Philip Munger: I've been involved in Alaska politics since 1973, and have been on a first-name basis with most of my legislators, local, state and national ever since. I've worked at sea, in law enforcement and public safety, and have been a college music teacher since 1995. I'm mostly known in Alaska as a composer. My politics tend to the left, most notably on environmental and social justice issues. My community activism finds me on the board of Friends of Mat-Su, a local body concerned with zoning and quality-of-life issues in the Matanuska-Susitna Borough. I'm a Democrat, and am currently volunteering as the Issues Coordinator for the Diane Benson for U.S. Congress campaign. I live near Palmer, Alaska.
Fred James: Aloha, I'm Fred James but I write as IL Fettucinni.
My interest in Vic's trial is very personal. I've known the man since 1992. I have watched his growth in public speaking and political analysis skills since he first won public office in 1994. I am his friend and advisor, his editor on occasions and his sounding board. He is, without exception, one of the most honest men I have ever known. Over the years Ive got to know his father Heinze, his mother Delores, his sister Pat and his nephew Aaron. All are solid, moral wonderful people who one would quickly trust with their life.
Another interesting thing about him, he should never attempt to play poker and expect to win because he wears his emotions on his sleeves. When he speaks he says precisely what he means and when he jokes you know it clearly. The man is absolutely straight. He fears God; he means it his marriage vows; when he makes an appointment to meet me he shows up on time or if something delays him he calls. He rarely uses four letter words and those only show up when he at the end of a Legislative Session and pressured half out of his mind.
I have dined with his him hundreds of time, gone shooting with him frequently at Goose Bay (He's a good shot.) I met and worked with his parents and nephew, Aaron. I have debated political and religious philosophy with him at length. At all times he is good humored. He is a very large man about 6' 7", 265. I've seen him work an electrical problem at my home for hours until he figured out exactly what was wrong and fixed the problem. He acquired much of his political and ethical philosophy from his father who was a contractor ,constantly bothered by state inspectors and crooked people who were trying to weasel more out of his father than they deserved. Through his father's stable and completely honest approach, Vic inherited a strong sense of the importance of keeping his word.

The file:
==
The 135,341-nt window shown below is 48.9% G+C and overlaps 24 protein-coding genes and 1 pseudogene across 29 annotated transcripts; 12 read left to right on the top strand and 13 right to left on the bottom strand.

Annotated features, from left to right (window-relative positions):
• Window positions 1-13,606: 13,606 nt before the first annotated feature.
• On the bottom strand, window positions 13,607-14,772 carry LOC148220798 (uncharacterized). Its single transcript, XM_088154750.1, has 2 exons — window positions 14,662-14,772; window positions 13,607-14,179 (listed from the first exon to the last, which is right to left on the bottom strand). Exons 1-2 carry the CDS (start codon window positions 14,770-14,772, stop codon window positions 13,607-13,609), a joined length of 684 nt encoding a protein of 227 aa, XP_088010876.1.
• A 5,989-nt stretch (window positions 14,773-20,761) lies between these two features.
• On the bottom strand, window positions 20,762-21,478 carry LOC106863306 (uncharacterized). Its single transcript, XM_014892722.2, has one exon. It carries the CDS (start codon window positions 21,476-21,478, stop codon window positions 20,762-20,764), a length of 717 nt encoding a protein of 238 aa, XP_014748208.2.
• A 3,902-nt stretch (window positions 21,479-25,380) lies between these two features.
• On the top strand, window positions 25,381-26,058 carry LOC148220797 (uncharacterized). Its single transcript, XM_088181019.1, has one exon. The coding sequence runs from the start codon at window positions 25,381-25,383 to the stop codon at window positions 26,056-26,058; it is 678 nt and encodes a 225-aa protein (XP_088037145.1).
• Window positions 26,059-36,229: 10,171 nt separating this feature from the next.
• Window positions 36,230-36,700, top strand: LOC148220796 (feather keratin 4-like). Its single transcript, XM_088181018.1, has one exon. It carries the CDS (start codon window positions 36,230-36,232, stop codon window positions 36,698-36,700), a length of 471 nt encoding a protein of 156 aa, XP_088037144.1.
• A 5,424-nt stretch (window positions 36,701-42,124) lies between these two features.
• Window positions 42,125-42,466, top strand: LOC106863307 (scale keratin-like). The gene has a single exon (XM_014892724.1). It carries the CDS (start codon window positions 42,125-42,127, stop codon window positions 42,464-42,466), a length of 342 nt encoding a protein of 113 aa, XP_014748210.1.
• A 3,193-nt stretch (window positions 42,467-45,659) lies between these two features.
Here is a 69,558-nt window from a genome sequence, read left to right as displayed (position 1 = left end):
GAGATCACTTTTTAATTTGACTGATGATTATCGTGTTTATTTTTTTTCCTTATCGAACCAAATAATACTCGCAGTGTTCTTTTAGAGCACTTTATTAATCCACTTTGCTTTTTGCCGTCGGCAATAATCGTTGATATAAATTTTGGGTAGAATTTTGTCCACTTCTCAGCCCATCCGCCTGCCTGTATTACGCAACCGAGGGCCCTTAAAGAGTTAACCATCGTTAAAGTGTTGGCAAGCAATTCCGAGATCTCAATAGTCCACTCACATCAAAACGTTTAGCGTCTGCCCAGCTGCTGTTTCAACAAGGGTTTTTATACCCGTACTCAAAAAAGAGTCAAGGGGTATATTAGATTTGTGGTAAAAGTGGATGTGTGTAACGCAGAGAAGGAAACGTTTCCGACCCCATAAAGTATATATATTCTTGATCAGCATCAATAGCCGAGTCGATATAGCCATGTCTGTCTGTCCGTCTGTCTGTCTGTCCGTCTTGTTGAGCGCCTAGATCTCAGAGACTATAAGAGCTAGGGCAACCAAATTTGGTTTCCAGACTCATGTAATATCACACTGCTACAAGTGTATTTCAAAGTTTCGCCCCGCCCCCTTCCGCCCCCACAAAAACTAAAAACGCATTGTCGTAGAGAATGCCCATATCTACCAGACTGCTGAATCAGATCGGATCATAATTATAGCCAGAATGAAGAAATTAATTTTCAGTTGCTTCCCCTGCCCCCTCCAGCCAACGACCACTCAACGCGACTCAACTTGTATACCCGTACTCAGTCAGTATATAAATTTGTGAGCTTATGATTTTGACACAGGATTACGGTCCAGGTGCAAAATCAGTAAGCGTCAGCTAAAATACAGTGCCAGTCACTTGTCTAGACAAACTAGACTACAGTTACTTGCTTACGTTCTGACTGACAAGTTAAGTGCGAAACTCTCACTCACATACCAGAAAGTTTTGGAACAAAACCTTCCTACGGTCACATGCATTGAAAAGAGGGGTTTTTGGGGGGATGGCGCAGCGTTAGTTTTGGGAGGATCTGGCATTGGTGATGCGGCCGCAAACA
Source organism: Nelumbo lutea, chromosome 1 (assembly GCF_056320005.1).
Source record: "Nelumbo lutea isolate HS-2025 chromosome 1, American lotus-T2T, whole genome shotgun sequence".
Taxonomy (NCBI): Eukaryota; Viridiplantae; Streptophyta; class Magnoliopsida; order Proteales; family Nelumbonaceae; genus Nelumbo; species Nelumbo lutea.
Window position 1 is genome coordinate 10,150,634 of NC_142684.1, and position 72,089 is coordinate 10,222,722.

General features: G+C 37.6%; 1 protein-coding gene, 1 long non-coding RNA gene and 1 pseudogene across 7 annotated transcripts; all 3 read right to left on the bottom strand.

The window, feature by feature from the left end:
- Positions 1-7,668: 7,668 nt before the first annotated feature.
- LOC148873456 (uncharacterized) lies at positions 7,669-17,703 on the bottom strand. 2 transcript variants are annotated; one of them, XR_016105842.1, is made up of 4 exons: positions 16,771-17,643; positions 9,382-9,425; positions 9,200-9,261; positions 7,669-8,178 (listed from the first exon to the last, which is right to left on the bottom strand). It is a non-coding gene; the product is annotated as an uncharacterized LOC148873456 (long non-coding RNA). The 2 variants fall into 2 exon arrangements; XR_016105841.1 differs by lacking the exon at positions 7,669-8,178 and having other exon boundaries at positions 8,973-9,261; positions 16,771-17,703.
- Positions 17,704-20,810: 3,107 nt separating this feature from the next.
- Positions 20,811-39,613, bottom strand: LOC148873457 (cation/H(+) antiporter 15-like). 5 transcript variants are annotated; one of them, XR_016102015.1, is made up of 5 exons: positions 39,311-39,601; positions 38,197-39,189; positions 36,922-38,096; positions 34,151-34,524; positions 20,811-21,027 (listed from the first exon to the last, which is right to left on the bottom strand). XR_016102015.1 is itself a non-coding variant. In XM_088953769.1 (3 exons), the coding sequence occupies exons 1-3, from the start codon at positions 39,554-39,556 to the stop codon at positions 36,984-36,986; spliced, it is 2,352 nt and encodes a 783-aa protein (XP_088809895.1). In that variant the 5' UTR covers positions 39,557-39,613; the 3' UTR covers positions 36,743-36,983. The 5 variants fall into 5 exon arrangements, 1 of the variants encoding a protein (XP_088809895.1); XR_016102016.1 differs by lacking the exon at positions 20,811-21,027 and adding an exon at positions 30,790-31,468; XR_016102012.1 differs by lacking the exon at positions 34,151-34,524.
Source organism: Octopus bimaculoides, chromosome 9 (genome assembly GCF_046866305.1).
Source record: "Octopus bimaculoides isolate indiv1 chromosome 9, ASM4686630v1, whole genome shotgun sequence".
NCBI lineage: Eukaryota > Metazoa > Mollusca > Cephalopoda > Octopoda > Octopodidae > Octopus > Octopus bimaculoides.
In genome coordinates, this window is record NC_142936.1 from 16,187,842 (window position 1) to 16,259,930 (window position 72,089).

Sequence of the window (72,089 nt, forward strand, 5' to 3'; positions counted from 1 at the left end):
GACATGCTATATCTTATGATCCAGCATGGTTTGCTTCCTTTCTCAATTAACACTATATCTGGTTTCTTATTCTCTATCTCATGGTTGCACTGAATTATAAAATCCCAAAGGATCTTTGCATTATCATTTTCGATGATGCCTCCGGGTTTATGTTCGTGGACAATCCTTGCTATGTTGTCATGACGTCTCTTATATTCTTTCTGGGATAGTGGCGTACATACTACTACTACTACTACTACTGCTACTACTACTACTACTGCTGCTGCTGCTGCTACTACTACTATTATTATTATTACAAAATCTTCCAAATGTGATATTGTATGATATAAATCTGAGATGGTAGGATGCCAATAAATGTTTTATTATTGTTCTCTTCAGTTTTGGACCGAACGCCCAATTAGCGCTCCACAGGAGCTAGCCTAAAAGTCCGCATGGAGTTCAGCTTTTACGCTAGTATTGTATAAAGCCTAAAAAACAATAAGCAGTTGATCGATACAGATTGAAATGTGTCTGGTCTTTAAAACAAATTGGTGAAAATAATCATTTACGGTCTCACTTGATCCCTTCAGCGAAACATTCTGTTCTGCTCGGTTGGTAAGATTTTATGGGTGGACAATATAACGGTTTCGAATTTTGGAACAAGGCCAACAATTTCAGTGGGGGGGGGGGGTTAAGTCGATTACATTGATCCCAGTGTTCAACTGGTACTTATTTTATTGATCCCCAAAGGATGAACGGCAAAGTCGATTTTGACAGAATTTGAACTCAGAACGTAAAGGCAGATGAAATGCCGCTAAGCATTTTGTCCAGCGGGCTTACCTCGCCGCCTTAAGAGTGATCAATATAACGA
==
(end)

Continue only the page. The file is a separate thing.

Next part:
I believe Vic to be completely innocent of the charges. since the charges are laughable. How and why they are laughable will be the subject of future comments. I believe the Feds are railroading him. As each issue is brought forth in this trial I shall comment on what I can, and I hope to say at the end,
See? I told you so. And Phil is correct. I love cats and my Main Squeeze. I even like Phil's black cat Mooch!
Fred won't be able to attend the first part of the trial, as he may be called as a witness for the defense, and Judge Sedgewick has ruled such potential witnesses are barred from the courtroom until they testify. But he isn't gagged or barred from commenting on whatever he finds out through other means.